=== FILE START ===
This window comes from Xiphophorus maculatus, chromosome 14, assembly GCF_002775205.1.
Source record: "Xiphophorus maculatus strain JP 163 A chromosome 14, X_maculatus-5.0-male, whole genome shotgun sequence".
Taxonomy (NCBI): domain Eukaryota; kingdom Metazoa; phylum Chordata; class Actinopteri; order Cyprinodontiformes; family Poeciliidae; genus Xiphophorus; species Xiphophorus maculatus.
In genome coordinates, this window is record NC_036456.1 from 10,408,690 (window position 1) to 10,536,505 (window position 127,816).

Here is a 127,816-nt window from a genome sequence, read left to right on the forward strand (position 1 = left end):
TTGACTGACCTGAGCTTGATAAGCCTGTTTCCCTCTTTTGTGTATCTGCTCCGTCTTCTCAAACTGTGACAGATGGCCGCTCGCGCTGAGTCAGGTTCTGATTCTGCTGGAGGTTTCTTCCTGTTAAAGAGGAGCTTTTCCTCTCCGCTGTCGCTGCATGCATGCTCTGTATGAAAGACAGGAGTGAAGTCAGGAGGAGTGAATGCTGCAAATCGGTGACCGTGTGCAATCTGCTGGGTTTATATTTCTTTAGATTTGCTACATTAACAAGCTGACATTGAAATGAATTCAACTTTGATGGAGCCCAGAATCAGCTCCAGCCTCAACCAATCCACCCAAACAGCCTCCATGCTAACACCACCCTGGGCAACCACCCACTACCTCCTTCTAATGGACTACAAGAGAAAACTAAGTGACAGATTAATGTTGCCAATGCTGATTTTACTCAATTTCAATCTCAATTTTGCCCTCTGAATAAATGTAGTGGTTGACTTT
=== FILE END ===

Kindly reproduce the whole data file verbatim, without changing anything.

This window comes from Xiphophorus maculatus, chromosome 14, assembly GCF_002775205.1.
Source record: "Xiphophorus maculatus strain JP 163 A chromosome 14, X_maculatus-5.0-male, whole genome shotgun sequence".
Taxonomy (NCBI): domain Eukaryota; kingdom Metazoa; phylum Chordata; class Actinopteri; order Cyprinodontiformes; family Poeciliidae; genus Xiphophorus; species Xiphophorus maculatus.
In genome coordinates, this window is record NC_036456.1 from 10,408,690 (window position 1) to 10,536,505 (window position 127,816).

Here is a 127,816-nt window from a genome sequence, read left to right on the forward strand (position 1 = left end):
TTGACTGACCTGAGCTTGATAAGCCTGTTTCCCTCTTTTGTGTATCTGCTCCGTCTTCTCAAACTGTGACAGATGGCCGCTCGCGCTGAGTCAGGTTCTGATTCTGCTGGAGGTTTCTTCCTGTTAAAGAGGAGCTTTTCCTCTCCGCTGTCGCTGCATGCATGCTCTGTATGAAAGACAGGAGTGAAGTCAGGAGGAGTGAATGCTGCAAATCGGTGACCGTGTGCAATCTGCTGGGTTTATATTTCTTTAGATTTGCTACATTAACAAGCTGACATTGAAATGAATTCAACTTTGATGGAGCCCAGAATCAGCTCCAGCCTCAACCAATCCACCCAAACAGCCTCCATGCTAACACCACCCTGGGCAACCACCCACTACCTCCTTCTAATGGACTACAAGAGAAAACTAAGTGACAGATTAATGTTGCCAATGCTGATTTTACTCAATTTCAATCTCAATTTTGCCCTCTGAATAAATGTAGTGGTTGACTTT